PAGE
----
10 Important Things to Consider When Choosing a Church to Attend

10 Important Things to Consider When Choosing a Church to Attend

People have six days to be entertained, but the seventh day is a day of rest from worldly amusements and a time to seriously worship the risen Christ. If the church one is attending is theater-driven, tickling people’s ears with what they want to hear while using the world’s methods in an attempt toward relevancy, then the worship of the Lord is compromised with worldliness. Every Sunday churchgoers should shake off the worldly desire to be entertained and enter the holy gathering of the saints with the desire to worship the Lord in spirit and in truth in the beauty of Christ’s holiness.

The following guide is designed to help churchgoers with discernment as to whether they are attending church for the right reasons, and to help with discernment in choosing a faithful church to attend.

Personal Motivations

1. Sentimentalism should never overrule truth.

When it comes to church life, people are easily given to sentimentalism rather than to the truth. There may be a variety of reasons for this: sentimental attachment to a building, longstanding family representation in a particular church, pride in a certain denomination, etc. Doctrinal integrity often takes a back seat to these kinds of sentimental attractions. In these scenarios, people can easily honor their traditions more than the Lord.

2. The church should not be a product for consumption.

People approach a prospective church like consumers: What kind of programs does the church offer? What is the facility like? Does the pastor make me feel comfortable? How did the people make me feel? What people like and what they actually need are often radically different things. The church is established by Christ as a place to help the needy in their struggle against sin to receive mercy and the forgiveness of sins through the message of the gospel.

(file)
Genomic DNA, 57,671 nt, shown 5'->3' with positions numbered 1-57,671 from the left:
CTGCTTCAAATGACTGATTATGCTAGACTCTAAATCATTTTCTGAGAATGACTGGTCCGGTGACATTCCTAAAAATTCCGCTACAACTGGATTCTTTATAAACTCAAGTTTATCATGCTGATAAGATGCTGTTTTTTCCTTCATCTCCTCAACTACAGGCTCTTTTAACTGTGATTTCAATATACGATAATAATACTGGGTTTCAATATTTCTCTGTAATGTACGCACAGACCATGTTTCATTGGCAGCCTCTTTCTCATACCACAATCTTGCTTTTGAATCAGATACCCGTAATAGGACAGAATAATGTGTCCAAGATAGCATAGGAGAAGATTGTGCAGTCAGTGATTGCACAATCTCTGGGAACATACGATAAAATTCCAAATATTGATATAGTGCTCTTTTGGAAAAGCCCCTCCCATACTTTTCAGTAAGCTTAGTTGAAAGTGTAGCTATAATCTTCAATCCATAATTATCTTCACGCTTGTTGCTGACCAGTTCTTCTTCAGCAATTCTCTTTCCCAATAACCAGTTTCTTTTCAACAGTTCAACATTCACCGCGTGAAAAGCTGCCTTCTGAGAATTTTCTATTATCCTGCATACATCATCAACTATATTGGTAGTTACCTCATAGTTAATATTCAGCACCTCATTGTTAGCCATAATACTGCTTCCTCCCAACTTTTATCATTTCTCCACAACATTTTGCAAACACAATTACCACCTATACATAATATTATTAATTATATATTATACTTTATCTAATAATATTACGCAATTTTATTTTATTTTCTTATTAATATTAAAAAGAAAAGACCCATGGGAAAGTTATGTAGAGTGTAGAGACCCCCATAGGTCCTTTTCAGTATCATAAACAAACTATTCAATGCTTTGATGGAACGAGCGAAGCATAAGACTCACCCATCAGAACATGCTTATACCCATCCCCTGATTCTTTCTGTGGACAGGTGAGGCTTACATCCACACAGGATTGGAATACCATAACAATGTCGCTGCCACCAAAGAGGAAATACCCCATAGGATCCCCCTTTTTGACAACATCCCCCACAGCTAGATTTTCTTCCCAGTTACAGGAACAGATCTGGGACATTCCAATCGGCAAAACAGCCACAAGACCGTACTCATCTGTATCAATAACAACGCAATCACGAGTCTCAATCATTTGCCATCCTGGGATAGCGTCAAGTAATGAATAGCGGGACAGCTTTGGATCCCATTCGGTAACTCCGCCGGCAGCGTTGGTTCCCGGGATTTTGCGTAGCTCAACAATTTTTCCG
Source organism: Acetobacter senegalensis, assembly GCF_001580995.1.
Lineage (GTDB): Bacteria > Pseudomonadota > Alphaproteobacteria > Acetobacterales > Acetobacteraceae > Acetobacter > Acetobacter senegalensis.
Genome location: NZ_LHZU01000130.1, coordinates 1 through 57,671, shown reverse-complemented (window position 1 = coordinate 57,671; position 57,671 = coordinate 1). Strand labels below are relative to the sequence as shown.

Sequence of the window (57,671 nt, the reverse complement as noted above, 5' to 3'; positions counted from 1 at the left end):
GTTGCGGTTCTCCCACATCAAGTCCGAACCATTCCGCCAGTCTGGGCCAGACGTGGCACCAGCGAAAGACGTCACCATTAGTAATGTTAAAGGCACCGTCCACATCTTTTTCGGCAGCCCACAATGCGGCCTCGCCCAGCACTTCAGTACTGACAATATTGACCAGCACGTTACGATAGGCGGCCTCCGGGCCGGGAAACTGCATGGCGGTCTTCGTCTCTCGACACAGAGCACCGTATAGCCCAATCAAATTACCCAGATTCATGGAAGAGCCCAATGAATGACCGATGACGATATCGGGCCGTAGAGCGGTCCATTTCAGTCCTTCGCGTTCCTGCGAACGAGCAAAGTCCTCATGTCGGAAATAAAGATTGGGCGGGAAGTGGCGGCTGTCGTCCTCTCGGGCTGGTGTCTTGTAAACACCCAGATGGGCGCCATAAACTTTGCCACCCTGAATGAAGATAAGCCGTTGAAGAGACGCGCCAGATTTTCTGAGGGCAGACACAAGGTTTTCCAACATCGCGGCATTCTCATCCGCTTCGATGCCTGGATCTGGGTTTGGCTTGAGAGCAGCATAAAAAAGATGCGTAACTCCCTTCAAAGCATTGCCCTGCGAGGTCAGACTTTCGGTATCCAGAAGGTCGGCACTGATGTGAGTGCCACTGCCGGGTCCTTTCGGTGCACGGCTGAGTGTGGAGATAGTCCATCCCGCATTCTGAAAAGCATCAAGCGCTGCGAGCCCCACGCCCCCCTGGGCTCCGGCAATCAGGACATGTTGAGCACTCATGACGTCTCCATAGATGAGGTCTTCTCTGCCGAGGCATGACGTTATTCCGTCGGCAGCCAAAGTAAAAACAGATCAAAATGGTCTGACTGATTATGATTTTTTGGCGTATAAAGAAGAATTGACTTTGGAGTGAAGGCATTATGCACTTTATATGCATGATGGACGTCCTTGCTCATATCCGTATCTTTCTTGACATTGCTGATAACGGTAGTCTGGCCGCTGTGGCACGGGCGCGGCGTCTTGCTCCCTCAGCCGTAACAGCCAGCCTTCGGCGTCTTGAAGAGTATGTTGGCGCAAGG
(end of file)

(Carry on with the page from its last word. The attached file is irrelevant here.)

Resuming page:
3. Your children should not determine the choice of a church.

We live in a day of the cult of the child. The home today is built around children in all ages of development with a neglect of proper discipline. This has devastating effects upon church life. Undiscerning parents are prone to listen to their child’s wants rather than to actively nurture their children by leading them in what they need. As peer pressure grows, a youth may complain that sermons are too long, the service is boring, or the views are too restrictive, and undiscerning parents often honor their young people more than the Lord as they base their church attendance on what the young person likes.

This has resulted in the practice of children’s church and youth centers, along with other practices that remove children/youth from the worship service. The consequences of this are devastating upon church life. We are raising an entire generation of children/young people who are not being trained to listen to sermons or worship the Lord together with God’s people. The long term fruits of this show in increased antipathy to anything formal or organized when it comes to worship, and an unwillingness to attend church. This is a prevalent reason as to why scores of young adults no longer attend Christian worship.

4. Style preference should not be neutral.

Often people base church attendance on stylistic preference, often with regard to music. The Bible never presents worship as a matter of personal taste or style. Self-imposed worship is greatly condemned in the Bible (see Col. 2), Christians, therefore, should give great care that worship conforms to God’s Word. Our music must conform to his truth, our liturgies should be filled with his Word, and the sermons should be delivered in the demonstration of the Spirit and of power.

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